SfN: The reason for this, Gazzaniga explains, is that the speech center of our brain is located in the left hemisphere, which again collects information only from the right visual field. So in the split brain patients, the only information the speech center receives – and can therefore talk about – comes from the right eye.
Gazzaniga: If there was an apple up there, they would say, “I saw an apple,” even though at the same time we may have shown an orange to the right hemisphere. You cut the [corpus] callosum and the information can’t get over to the left speaking center, so the left brain doesn’t say anything about it.
SfN: From this and other experiments, Gazzaniga and his colleagues concluded that in intact brains, the corpus callosum performs the vital task of passing information back and forth between the two hemispheres. Without this connection, the right hemisphere can’t send the visual information it collects to the left brain to verbalize. These observations helped reinforce the theory that different brain regions specialize in different cognitive processes and provided a possible explanation for how the outputs of these processes are shared with the rest of the brain.
In a fascinating twist, when researchers later asked the split brain patients to verbally explain why they pointed to a picture of an object only processed by their right hemisphere, and was therefore unknown to the left hemisphere and its verbal center, their left hemispheres filled in the blanks and invented logical answers.
Gazzaniga: The left brain doesn’t actually know why that left hand is pointing to this other picture. The whole latter half of the split brain research story is that there is this thing in our left hemisphere – this special capacity to make everything that’s coming out seem integrated with one story. And that thing that we have in our left hemisphere, we’ve dubbed it, just to give it a name, the “Interpreter.” It’s always interpreting our actions. We’re constantly explaining ourselves to ourselves.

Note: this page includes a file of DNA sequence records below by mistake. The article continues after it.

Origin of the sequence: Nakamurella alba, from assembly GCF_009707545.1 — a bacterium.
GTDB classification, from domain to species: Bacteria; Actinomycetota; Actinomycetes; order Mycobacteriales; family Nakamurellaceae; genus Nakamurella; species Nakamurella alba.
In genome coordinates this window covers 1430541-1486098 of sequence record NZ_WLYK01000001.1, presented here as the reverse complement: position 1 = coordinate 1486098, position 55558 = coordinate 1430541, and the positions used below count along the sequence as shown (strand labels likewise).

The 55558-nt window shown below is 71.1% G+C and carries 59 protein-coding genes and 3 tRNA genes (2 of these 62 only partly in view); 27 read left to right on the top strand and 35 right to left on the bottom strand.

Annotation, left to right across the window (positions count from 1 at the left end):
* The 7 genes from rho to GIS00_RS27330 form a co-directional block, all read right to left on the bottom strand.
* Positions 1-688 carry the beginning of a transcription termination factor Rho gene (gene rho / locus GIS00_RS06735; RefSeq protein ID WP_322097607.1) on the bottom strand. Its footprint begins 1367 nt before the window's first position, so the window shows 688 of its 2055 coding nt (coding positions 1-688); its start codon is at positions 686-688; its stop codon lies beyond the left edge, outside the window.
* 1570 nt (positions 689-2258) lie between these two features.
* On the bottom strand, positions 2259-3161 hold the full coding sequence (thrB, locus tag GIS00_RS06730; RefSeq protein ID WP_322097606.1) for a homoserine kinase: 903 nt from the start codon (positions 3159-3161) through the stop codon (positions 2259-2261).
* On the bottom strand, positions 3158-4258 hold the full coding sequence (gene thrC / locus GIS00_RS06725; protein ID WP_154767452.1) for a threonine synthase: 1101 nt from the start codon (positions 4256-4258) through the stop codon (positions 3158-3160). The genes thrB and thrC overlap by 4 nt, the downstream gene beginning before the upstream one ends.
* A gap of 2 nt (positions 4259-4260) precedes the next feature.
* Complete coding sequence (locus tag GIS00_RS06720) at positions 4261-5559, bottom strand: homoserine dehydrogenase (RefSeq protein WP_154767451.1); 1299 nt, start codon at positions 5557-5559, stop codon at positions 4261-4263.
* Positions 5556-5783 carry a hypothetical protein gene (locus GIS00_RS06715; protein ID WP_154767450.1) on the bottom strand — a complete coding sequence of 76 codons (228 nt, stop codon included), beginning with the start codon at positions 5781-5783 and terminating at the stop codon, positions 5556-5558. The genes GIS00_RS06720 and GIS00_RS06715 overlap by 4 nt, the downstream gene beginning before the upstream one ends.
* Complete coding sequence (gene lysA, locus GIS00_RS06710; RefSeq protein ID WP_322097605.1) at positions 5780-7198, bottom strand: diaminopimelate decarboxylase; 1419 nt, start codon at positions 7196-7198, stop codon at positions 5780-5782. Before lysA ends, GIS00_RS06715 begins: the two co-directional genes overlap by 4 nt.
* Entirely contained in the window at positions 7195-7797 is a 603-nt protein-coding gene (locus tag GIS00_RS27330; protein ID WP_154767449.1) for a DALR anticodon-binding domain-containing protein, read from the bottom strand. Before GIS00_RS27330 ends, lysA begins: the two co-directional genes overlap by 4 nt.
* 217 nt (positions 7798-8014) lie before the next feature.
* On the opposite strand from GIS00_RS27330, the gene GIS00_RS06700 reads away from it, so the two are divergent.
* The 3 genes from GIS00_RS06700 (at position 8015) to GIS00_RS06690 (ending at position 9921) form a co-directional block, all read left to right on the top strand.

SfN: Gazzaniga and others continue to investigate the corpus callosum’s role as an information highway and the idea that, in its absence, an interpretive center located somewhere in the brain’s left hemisphere tries to integrate the outputs of the separate hemispheres into a single, coherent story.
Gazzaniga’s decades of research have also led him and others to ponder the question: how does our brain anatomy determine who we are as individuals?
Gazzaniga: You split the brain and you would think, “well, that should disrupt the mind.” You’re right in there with a jackhammer and all those networks that are supposed to give rise to mind. It’s pretty remarkable that if you disconnect the two hemispheres, all of a sudden you’ve got two minds. There are certainly times, while we’re doing these studies, where the two minds differently evaluate the same object. One can think positively about it, and the other side can be not happy with it. There are two systems seesawing on how they feel about it.
SfN: Gazzaniga believes that the Interpreter is somehow responsible for mediating the sometimes conflicting thoughts and emotions produced by different brain regions in order to present a unified sense of self. Today, split brain surgery is very rare. But research on split-brain patients continues to inform our understanding of how the brain’s hemispheres function both independently and collaboratively.
Thanks for listening. Check out more information about how the brain’s hemispheres cooperate to create a unified mind at BrainFacts.org.